I 100%+++ agree with the BOA hours.  There are multiple branches in my Region that produce 30% to 50% less than me that have 2 to 2 1/2 BOAs.  I have one.  She works as hard as me and I don't need 2.  Multiple BOAs is just an ego thing for the FA.
 
Only my opinion.
Mar 7, 2009 10:13 am

I have taken a six figure pay cut because of 0 bonus bracket.  I understand that.  I wouldn't understand no vacation.


Y-
 
How hard is it to book a 7K vacation on your own? But you can tolerate no bonus but watch out  if they took away your taxable vacation it would difficult to comprehend?
 
If you are as big a producer as you claim...multiply .25 X your production and see if you can cover the trip or not. If my calcs are close your February commissions (congrats on the BME in this market) alone would cover both trips.
 
100% bonus bracket at my office and I pay for my own trips and I too have been working many more hours than before the market.
Mar 7, 2009 12:22 pm
footsoldier:

I have taken a six figure pay cut because of 0 bonus bracket.  I understand that.  I wouldn't understand no vacation.


Y-
 
How hard is it to book a 7K vacation on your own? But you can tolerate no bonus but watch out  if they took away your taxable vacation it would difficult to comprehend?
 
If you are as big a producer as you claim...multiply .25 X your production and see if you can cover the trip or not. If my calcs are close your February commissions (congrats on the BME in this market) alone would cover both trips.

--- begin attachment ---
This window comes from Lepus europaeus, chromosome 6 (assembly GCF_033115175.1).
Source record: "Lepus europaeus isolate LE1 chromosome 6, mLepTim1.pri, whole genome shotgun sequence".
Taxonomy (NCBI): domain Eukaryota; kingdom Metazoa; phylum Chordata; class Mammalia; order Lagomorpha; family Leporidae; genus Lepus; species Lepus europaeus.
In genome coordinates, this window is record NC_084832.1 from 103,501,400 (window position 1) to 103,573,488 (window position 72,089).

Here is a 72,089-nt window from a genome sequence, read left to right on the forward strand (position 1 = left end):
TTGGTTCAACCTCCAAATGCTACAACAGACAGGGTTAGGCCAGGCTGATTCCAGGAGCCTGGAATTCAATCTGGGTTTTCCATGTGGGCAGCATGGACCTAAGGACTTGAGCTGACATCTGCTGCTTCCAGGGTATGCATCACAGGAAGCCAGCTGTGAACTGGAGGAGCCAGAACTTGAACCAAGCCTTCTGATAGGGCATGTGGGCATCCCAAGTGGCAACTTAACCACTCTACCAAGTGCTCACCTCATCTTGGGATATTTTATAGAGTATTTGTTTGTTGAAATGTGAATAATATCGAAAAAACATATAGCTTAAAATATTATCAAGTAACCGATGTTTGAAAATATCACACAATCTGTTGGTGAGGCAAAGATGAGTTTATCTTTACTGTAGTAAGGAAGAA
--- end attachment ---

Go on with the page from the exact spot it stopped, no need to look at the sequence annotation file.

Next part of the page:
100% bonus bracket at my office and I pay for my own trips and I too have been working many more hours than before the market.
 
You do not have to be a million dollar producer (and I am not one) to earn $100,000 in bonus at Jones in good/decent bonus brackets.  You have to have low expenses, high revenues (asset fees, LOC loans, credit cards, etc.) and a decent firm bonus bracket.  Obviously, you can't be a producing 400,000 to 500,000, but you do not have to be a Top Producer either.
 
Yes I can afford to pay for my own vacations.  As a matter of fact we do pay for our trips.  It is set aside from gross commissions and we pay taxes on it.  Once again, we pay for it...it is not free.
 
I understand (I did not say I LIKE) no bonus.  I knew the rules for bonus.  They are fair and reasonable.  I agreed with them and gladly took the job.
 
Trips (which once again we pay for) also have set rules.  If I meet the rules I earn (not given) the trip.  The rules are fair and reasonable.  I agreed with them and I took the job.  Changing the rules would tick me off as I am sure it would tick you off too!
Mar 7, 2009 12:36 pm

[/quote]